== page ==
Three Years Ago: The Best Chicken {or Turkey} Pot Pie 
Four Years Ago: Triple Chocolate Fudge Peanut Butter Cookies 
Five Years Ago: Amazing Crustless Pumpkin Pie Cupcakes
Six Years Ago: Chocolate Caramel Pecan Pie
Seven Years Ago: Creamy Confetti Corn with Bacon
Eight Years Ago: Chocolate and Coconut Cream Pie Bars

Easy Fluffy Blender Rolls

Yield: 24 rolls
Prep Time: 1 hour
Cook Time: 17 minutes
Additional Time: 3 hours
Total Time: 4 hours 17 minutes
fluffy dinner roll cut in half and spread with butter and jam

Ingredients

  • 2 1/2 cups hot water (not boiling; just hottest water from tap)
  • 1/2 cup (1 stick, 4 ounces) butter (I use salted)
  • 1/3 cup granulated sugar
  • 2 teaspoons salt
  • 2 large eggs
  • 7 cups (35 ounces) all-purpose flour (see note)
  • 1 1/2 tablespoons instant yeast (see note for active dry yeast)
  • 6 tablespoons butter, melted

Instructions

  1. To a blender, add the hot water, butter (I just throw the whole stick in there), sugar, and salt. Blend for 10-15 seconds until well-combined. Add the eggs and blend until smooth.
  2. In a large bowl, whisk together the flour and yeast.
  3. Pour the wet ingredients over the flour and stir with a spoon (or use your hands) until well-combined and no dry streaks remain. The dough will be sticky and bumpy.
  4. Cover and let rise until noticeably puffy and doubled, about 1 1/2 to 2 hours.
  5. Divide the dough in half.
  6. For folded square rolls, on a lightly floured counter, roll half of the dough into a thick rectangle, about 9X14-inches. Cut in half lengthwise and then cut each half into six rectangle pieces. Dip the bottom of each piece in butter and swipe the buttered end back and forth on a half sheet pan and then fold in half (see pictures in post for a visual). Repeat with remaining dough, spacing the rolls about 1/4-inch apart.
  7. For crescent rolls, on a lightly floured counter, roll half of the dough into a thick circle, about 14-inches in diameter. Brush with melted butter. With a pizza cutter, cut into 12 equal pieces. Roll each piece up starting with the wide end and place on a parchment-lined half sheet pan. Repeat with remaining dough.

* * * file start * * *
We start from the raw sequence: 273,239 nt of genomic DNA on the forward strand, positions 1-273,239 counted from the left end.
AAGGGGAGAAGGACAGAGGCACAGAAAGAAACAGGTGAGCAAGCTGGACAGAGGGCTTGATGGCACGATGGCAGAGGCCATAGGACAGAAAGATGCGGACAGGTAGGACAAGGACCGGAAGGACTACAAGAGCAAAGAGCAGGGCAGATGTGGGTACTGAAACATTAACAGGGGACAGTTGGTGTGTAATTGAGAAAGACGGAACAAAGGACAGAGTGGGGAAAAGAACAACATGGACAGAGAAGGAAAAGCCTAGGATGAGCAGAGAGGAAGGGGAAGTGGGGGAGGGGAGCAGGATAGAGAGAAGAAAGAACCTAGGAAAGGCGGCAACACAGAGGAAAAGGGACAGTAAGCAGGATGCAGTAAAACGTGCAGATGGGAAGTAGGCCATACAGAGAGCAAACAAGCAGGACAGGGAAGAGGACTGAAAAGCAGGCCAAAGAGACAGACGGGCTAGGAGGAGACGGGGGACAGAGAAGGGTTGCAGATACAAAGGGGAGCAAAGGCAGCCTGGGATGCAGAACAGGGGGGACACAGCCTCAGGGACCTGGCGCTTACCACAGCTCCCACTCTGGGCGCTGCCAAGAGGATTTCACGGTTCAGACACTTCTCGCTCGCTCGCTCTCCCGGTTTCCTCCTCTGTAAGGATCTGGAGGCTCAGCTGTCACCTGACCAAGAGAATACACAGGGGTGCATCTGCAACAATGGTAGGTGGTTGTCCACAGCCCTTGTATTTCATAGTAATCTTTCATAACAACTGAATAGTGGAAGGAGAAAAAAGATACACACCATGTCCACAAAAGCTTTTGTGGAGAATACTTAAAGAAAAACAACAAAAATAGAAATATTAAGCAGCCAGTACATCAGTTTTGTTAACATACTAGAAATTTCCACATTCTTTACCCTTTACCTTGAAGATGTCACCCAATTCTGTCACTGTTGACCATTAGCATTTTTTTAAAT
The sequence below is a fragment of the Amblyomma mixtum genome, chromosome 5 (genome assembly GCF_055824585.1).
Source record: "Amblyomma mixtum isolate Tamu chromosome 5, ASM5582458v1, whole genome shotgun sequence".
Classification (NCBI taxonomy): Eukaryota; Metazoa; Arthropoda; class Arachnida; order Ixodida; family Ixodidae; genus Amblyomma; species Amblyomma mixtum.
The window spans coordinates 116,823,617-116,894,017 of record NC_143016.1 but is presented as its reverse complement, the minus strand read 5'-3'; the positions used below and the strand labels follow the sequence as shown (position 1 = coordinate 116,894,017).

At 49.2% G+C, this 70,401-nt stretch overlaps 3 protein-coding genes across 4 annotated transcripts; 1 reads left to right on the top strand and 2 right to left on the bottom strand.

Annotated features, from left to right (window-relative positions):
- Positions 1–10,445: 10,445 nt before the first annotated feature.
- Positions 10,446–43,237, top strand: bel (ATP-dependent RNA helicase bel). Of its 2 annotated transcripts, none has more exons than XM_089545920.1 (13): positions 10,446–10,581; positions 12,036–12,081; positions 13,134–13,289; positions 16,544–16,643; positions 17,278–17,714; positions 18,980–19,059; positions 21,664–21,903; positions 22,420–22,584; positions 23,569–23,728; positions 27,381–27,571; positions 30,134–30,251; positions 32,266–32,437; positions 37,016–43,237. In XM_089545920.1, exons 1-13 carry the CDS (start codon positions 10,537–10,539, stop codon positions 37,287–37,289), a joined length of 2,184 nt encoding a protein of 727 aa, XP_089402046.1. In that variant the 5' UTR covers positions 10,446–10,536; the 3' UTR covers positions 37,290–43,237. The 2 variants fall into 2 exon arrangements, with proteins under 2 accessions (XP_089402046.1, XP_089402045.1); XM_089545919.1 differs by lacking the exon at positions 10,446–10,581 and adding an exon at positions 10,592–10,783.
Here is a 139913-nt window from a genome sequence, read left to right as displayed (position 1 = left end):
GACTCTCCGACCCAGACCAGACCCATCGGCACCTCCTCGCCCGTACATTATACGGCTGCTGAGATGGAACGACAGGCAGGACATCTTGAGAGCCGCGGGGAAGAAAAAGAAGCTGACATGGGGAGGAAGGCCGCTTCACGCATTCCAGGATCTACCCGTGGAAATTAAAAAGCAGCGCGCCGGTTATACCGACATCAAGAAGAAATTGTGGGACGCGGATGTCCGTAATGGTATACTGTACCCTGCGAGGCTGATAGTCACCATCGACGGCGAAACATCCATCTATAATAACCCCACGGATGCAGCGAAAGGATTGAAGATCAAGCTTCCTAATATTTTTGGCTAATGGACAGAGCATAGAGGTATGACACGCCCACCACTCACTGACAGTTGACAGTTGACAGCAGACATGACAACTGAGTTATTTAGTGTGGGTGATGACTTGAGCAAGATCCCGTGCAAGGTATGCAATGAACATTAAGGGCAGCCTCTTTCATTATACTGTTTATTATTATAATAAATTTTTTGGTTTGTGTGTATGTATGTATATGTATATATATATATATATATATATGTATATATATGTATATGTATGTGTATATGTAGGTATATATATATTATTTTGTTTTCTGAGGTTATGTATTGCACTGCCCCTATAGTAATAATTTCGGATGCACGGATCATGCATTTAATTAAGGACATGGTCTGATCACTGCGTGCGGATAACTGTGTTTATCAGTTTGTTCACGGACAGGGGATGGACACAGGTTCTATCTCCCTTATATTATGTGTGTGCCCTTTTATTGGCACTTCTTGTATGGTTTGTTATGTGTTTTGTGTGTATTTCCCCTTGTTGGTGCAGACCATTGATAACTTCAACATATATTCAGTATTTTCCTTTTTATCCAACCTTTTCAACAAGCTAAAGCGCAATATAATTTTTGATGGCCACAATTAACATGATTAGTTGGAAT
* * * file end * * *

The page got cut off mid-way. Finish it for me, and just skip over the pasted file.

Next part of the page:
8. Cover the rolls and let rise until puffy, about 1 1/2 hours.
  9. Preheat the oven to 375 degrees F. Bake for 15-18 minutes until golden. If desired, brush tops with melted butter while still warm.

Notes

Yeast: I've only ever made this recipe with instant yeast (which doesn't need to be dissolved and proofed in liquid before using). If you want to use active dry yeast, use the same amount, but add it to the blender at the very end after adding the eggs and blend for just a second or two.

Flour: I use unbleached all-purpose flour; to measure the flour, fluff the flour very well, scoop in the cup and then level off with a knife. Don't pack the flour into the measuring cup or these rolls will be overfloured and dry. I haven't tried these rolls with 100% whole wheat flour, but I have subbed in two cups of whole wheat flour for two cups of white flour and it works great. I recommend using white whole wheat flour for a lighter, less dense roll.

Freezing: I haven't frozen the dough or the shaped rolls, but I have frozen the baked and cooled rolls, and they freeze great. Thaw at room temperature. They tend to dry out if warmed up too much, but they can be lightly warmed in a 200 degree oven for 10-15 minutes.

Doubling: this recipe doubles well. I use 2 1/2 tablespoons yeast for a double batch; everything else I double straight across.

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Recipe Source: adapted slightly from a MKC reader, Marci T. (thanks so much, Marci!)